SeeAbility is fighting for children in special schools to get an equal right to sight

The charity SeeAbility is fighting for children in special schools to get an equal right to sight.

Their campaign, Children in Focus, carries out specialist sight tests for children who have visual disorders. Many visual disorders can be caused by brain injury.

SeeAbility eyetest
Children with learning disabilities and brain injury are far more likely to suffer from a sight problem than other children. To quote Alison Salt and Jenefer Sargent: “Visual disorders are particularly increased in children born preterm, children who have suffered brain damaging events with subsequent learning difficulty and/or cerebral palsy and children who have congenital cerebral anomalies or other genetic syndromes that may predispose to ocular anomalies.” Unfortunately a large percentage of those children find it hard to communicate that they might be having problems with their sight. They might also be non-verbal and rely on their eyes to make choices and connect with those around them. Children that attend special schools have countless health appointments that they need to attend - appointments that can be incredibly stressful and lead to challenging behaviour. Parents can often (understandably) feel overwhelmed, which pushes a sight test down the pecking order of priorities. It may be hard to find a suitable practice with optometrists who are experienced in testing children with learning disabilities and hospital eye clinics are not always the right place for something that should be routine. There are over 100,000 children in special schools across the country and they are simply not getting the eye care they need. Sight is very important to a child’s learning and development, and early eye care can prevent more serious sight problems later on. Often all that’s required is a well-fitted pair of glasses or a simple explanation of how a child is using their vision. SeeAbility eyetest
So, what does SeeAbility do to help? Our team visit eight special schools and carry out specialist sight tests for children who opt in to our Children in Focus project, and we’ve been doing that since October 2013. We have found that four in ten of the children we have seen have never had any eye care and are able to test these children even if they cannot read or communicate, just by just shining a light into their eye. Our sight testing model takes the service to the children in their schools - a familiar and convenient place. With glasses dispensing included, there are no long waits for glasses that may or may not fit. It also means they can be fixed and repaired quickly. For children it means less days out of school. For parents it means less time taken off work to take their child to appointments. There are even regular sing-alongs to favourite tunes during our eye tests! I want to tell you about a teenager in one of the schools we work in with cognitive impairment - following a brain tumour in early childhood. She is very long-sighted with astigmatism. With her glasses she can see well and is able to identify letters of a size which indicates a good level of vision.  But without her glasses she has a level of vision that would make her eligible for registration as severely sight impaired. Until SeeAbility came to her school, she was seen regularly at a hospital eye clinic to keep her glasses up to date. The problem is, she gets so upset going to hospital eye clinics that mum has to arrange for her siblings to come, just so she thinks it’s a family outing and will experience less anxiety. Brain injuries can cause many different visual difficulties from total blindness in the most severe case to any of the following which may occur alone or in combination:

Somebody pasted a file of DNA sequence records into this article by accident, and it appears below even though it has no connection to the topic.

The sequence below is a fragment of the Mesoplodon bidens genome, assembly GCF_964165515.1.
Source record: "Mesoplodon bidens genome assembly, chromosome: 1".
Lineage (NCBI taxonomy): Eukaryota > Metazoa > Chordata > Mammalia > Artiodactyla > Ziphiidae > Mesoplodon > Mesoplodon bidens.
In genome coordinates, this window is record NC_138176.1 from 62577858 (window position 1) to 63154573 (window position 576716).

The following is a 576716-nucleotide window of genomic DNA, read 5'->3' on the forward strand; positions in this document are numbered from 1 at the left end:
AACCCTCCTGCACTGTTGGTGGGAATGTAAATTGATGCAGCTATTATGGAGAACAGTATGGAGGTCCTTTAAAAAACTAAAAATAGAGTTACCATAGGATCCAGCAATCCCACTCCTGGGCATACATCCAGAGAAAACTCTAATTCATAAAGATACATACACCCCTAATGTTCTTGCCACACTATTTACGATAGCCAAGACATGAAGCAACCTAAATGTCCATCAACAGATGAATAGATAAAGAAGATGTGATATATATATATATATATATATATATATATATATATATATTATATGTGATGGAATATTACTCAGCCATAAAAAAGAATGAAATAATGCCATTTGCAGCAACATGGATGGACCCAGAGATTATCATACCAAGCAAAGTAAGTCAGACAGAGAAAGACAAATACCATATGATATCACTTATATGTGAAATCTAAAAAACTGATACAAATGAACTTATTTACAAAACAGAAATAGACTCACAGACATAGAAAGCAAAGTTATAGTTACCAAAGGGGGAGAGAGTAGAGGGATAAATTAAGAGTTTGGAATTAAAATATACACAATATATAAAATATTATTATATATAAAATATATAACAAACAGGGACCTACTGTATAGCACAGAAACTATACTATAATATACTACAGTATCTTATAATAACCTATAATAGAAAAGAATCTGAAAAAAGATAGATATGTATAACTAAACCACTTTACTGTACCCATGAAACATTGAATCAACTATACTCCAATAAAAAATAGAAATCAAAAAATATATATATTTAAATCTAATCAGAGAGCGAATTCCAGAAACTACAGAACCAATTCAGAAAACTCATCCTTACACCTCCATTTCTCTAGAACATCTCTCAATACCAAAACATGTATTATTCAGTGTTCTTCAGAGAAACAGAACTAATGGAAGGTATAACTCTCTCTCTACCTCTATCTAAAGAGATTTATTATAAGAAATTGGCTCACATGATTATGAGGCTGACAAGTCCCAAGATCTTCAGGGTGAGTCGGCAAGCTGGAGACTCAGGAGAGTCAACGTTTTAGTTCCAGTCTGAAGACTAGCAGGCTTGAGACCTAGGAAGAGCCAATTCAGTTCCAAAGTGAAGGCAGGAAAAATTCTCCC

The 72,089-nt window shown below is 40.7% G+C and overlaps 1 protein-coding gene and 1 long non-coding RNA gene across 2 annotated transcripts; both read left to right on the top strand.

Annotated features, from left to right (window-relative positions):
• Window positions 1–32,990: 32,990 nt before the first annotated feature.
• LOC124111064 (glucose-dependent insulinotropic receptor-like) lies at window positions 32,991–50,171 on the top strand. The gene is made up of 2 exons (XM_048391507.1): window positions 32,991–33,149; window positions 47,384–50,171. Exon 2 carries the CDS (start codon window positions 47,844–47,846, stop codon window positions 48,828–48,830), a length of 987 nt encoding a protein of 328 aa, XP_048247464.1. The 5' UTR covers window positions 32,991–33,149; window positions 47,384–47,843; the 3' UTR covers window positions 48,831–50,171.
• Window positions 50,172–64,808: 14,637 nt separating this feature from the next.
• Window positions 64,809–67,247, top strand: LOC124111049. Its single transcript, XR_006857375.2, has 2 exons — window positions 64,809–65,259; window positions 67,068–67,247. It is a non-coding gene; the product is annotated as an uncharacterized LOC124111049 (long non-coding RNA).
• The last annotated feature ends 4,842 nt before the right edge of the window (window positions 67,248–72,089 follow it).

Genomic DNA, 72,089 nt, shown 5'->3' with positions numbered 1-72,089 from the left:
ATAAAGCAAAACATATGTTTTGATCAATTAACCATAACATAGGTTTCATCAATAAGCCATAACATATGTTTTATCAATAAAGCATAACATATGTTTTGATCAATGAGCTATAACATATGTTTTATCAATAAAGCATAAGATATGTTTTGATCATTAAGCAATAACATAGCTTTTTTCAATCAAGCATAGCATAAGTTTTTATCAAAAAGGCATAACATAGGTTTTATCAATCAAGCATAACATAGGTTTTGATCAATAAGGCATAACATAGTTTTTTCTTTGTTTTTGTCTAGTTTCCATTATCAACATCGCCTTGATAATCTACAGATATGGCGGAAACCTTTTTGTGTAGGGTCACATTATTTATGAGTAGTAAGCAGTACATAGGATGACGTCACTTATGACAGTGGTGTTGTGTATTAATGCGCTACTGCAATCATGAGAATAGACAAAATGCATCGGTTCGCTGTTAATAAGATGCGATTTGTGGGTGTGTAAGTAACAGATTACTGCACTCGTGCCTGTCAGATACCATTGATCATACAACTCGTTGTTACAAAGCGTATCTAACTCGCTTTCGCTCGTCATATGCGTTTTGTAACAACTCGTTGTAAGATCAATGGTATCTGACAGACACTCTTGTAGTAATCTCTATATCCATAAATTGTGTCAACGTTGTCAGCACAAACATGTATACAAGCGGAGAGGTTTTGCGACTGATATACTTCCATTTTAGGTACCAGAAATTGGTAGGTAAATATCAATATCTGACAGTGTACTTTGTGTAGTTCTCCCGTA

• Difficulties with controlling eye movement, for example involuntary shaking of the eyes (nystagmus) which will cause blurring of vision
  • Not being able to move the eyes to look at a target
  • Not being able to follow a moving target with the eyes
  • Not being able to move the eyes accurately from one target to another or very slow eye movement
Children with brain injury can also have difficulties with processing visual information - often known as Cerebral Visual Impairment (CVI). The eyes are healthy but the brain has problems processing visual information. It can lead to:
  • Blurred vision
  • Difficulty with recognising objects/faces
  • Not being able to ‘make sense’ of visual information
  • Difficulty seeing moving objects
  • Only being able to see half of the visual field (hemianopia)
  • Difficulty picking out objects in a cluttered environment
  • Difficulty with depth perception
  • Variable vision -including significant deterioration with tiredness.
SeeAbility eyetestOur Clinical Lead on the Children in Focus project and fantastic optometrist, Lisa Donaldson, has some great tips and strategies to help children with vision disorders. “Ideally everything should be tailored to the individual but as a general rule keep visual information uncluttered, as large as possible, of good contrast and allow plenty of time for a child to respond or process visual information,” Lisa told me.  “It’s important that in cases of nystagmus or loss of part of the visual field, a child or a visual target should be positioned with this taken into consideration wherever possible. As visual problems are of such high incidence in cases of brain injury, a thorough specialist eye examination at least annually is always recommended.” We will continue to do all we can to get specialist sight tests available in every special school. In the meantime, please support SeeAbility’s Children in Focus Campaign and hopefully soon, children with learning disabilities or brain injury will get the eye care they deserve. To find out more, visit https://www.seeability.org/children-in-focus
Nick Pryce, Media Communications Officer    
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